Through that difficult time, I learned how hard it is to manage the challenges of daily life when we are also burdened by toxicity at work. I was not able to perform at my best, nor was I able to heal. This has driven my work to promote the power of a healthy workplace.

What do you think makes your company stand out? Can you share a story?

The company that I work for today, Brane Inc., stands out because the leaders understand the importance of mental health and work/life balance. We understand that for employees to have the mental agility and resilience to handle the demands of a growing organization, they must be rested and given space to recharge and manage the needs of their personal lives.

This priority was exemplified when one of our team members realized that they were near burn-out and shared it with their leader. They were immediately given leave to take as much time away to recharge as they needed. Their peers stepped in and took over their responsibilities so that they could take time off without worrying about what might fall through the cracks. The fact that this employee felt safe raising their hand and saying that they needed help is a testament to the healthy corporate culture that has been created at our company.

None of us are able to achieve success without some help along the way. Is there a particular person who you are grateful towards who helped get you to where you are? Can you share a story?

I completely agree that none of us can do it alone. I’ve had the support of many people through my journey, but one person at the very beginning really shifted the direction of my life.

As I mentioned earlier, I landed my first corporate job as receptionist. Not long after joining that company, I was offered my first promotion (from receptionist to administrative assistant). However, I was deeply insecure, since at that point I hadn’t progressed my education, and I genuinely felt that I “wasn’t good enough” for the promotion. I felt safe in my current role and was nervous about risking that feeling of safety.

Fortunately, I had a boss who saw what I was capable of and pushed me to stretch my abilities. If it hadn’t been for her, I might never have taken that critical step. Unfortunately, many people aren’t as lucky as I was and don’t have a mentor to help them overcome their fears.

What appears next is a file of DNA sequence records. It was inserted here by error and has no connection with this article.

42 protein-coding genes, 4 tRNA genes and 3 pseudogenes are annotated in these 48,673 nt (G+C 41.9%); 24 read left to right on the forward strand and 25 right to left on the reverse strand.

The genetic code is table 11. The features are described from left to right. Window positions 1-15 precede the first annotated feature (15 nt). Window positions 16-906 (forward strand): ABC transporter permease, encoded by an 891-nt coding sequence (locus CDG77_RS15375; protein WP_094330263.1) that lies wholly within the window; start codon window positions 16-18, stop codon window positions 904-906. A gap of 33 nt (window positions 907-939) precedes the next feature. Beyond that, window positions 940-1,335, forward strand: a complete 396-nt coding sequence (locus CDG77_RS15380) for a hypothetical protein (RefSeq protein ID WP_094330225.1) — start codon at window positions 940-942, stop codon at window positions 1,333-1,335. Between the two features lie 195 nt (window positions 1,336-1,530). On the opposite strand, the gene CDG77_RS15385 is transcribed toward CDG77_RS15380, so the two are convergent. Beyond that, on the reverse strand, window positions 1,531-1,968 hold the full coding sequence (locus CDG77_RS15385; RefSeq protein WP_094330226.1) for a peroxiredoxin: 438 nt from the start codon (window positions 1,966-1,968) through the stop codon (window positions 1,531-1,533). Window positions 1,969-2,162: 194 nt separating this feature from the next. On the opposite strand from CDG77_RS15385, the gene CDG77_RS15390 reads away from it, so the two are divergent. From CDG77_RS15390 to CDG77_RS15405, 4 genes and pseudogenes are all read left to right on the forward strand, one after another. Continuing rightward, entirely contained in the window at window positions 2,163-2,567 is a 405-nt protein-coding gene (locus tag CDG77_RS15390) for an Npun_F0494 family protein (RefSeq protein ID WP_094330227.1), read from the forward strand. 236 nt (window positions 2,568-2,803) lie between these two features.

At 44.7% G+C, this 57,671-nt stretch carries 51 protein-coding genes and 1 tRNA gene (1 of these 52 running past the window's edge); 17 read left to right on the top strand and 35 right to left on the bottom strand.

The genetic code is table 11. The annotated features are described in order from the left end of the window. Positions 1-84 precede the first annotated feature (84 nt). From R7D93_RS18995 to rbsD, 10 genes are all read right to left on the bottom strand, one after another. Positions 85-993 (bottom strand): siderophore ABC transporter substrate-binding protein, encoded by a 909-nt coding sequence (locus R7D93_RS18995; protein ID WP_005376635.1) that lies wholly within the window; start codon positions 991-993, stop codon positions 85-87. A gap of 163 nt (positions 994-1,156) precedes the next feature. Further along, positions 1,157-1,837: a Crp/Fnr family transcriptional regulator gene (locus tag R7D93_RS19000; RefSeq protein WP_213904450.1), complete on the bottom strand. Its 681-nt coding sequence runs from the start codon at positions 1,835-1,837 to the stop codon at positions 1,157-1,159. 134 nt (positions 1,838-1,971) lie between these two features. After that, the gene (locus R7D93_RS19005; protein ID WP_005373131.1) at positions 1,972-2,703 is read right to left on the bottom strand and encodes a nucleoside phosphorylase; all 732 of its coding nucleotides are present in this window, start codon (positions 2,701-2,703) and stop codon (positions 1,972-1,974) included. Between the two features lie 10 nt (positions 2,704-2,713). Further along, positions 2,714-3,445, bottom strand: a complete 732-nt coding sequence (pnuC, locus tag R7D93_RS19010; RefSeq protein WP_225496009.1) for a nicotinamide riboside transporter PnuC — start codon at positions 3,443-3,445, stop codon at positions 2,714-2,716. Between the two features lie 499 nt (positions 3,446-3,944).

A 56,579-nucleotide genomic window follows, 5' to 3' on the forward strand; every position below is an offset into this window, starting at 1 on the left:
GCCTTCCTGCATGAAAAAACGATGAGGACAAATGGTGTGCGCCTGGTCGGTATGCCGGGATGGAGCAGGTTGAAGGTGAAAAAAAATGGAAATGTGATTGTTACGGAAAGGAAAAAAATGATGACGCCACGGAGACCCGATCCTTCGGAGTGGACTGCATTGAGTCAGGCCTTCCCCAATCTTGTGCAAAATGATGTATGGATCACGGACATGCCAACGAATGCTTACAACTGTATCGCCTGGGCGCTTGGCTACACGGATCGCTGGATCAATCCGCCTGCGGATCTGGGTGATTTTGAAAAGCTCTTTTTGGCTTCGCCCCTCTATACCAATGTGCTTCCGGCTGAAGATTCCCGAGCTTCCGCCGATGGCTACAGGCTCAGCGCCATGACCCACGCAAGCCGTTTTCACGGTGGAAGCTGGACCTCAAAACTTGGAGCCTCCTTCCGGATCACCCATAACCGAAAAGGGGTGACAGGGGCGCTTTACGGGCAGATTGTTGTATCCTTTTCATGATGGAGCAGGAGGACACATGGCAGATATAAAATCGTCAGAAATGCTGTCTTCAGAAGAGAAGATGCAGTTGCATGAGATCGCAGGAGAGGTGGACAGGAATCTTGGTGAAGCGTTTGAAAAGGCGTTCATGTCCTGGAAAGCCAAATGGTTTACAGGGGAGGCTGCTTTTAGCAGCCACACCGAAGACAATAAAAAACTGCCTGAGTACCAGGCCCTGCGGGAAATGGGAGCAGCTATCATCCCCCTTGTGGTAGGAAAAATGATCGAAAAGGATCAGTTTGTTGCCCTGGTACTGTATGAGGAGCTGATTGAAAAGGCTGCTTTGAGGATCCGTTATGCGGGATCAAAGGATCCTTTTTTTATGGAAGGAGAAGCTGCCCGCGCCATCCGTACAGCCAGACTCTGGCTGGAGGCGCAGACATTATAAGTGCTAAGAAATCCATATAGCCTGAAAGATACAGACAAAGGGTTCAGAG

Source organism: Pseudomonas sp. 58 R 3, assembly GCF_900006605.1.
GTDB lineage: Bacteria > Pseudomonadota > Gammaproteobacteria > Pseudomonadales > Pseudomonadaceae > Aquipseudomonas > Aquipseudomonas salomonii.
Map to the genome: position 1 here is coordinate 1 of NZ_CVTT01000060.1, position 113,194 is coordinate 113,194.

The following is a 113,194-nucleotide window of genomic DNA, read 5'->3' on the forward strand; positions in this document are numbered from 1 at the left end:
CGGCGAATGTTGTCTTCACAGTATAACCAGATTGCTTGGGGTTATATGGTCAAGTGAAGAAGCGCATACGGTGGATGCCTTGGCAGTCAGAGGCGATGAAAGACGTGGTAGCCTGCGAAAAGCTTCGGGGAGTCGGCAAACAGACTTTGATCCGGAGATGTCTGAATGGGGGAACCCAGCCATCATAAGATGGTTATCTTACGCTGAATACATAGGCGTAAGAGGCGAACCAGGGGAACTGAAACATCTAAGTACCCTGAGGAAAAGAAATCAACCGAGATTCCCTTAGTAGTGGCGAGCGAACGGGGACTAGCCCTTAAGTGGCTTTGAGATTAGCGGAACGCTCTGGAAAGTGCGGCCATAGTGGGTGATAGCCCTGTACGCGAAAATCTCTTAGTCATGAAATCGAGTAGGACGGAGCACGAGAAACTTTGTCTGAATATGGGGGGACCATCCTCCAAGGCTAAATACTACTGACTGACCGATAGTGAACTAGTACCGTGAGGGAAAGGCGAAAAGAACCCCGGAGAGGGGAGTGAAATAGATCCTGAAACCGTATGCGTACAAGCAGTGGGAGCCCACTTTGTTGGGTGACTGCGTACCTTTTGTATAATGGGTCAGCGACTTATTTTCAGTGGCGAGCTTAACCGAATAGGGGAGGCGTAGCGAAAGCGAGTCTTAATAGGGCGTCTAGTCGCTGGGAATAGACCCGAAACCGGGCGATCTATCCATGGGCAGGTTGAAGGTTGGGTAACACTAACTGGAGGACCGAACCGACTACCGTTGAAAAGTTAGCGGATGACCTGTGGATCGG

I was so fortunate to have someone who saw what I could do. I took the promotion and succeeded. I was later promoted two more times at that company. Had I not accepted that first promotion, I may not be a CFO today.

Ok thank you for all that. Now let’s shift to the main focus of this interview. We would like to explore and flesh out the trait of resilience. How would you define resilience? What do you believe are the characteristics or traits of resilient people?

I define resilience as the ability to face challenges and make the most of the situations that those challenges create. The common definition is that resilience is the ability to “overcome” challenges, but the truth is that not all difficulties can be “overcome”. Sometimes we just must accept them, and resilience is the ability to do that without letting the difficulty limit our lives.

Often, we can even find a way for a challenge to expand our life. For example, I have now taken the turmoil that I faced as a child and the tragic loss of my partner to empower me to advocate for healthy work environments. I will never “overcome” losing my partner, but I can take something good from it and make a difference.

I believe that resilient people have a positive mindset and a desire to learn. This positive outlook drives us to find something good in every experience, rather than allowing us to get bogged down in the unfairness or “why me?” of our situations.

The desire to learn pushes us to find growth in every circumstance, regardless of how difficult it is. There is always something to learn, and the ability to do so can give any situation a silver lining.

Courage is often likened to resilience. In your opinion how is courage both similar and different to resilience?

When we are courageous, we are fearful but move forward anyway.

When we are resilient, we’ve experienced a challenging, and sometimes life-altering, situation, but continue to move forward despite the difficulties that have been created.

Both are about facing something hard, but not letting it limit our growth and negatively impact our lives.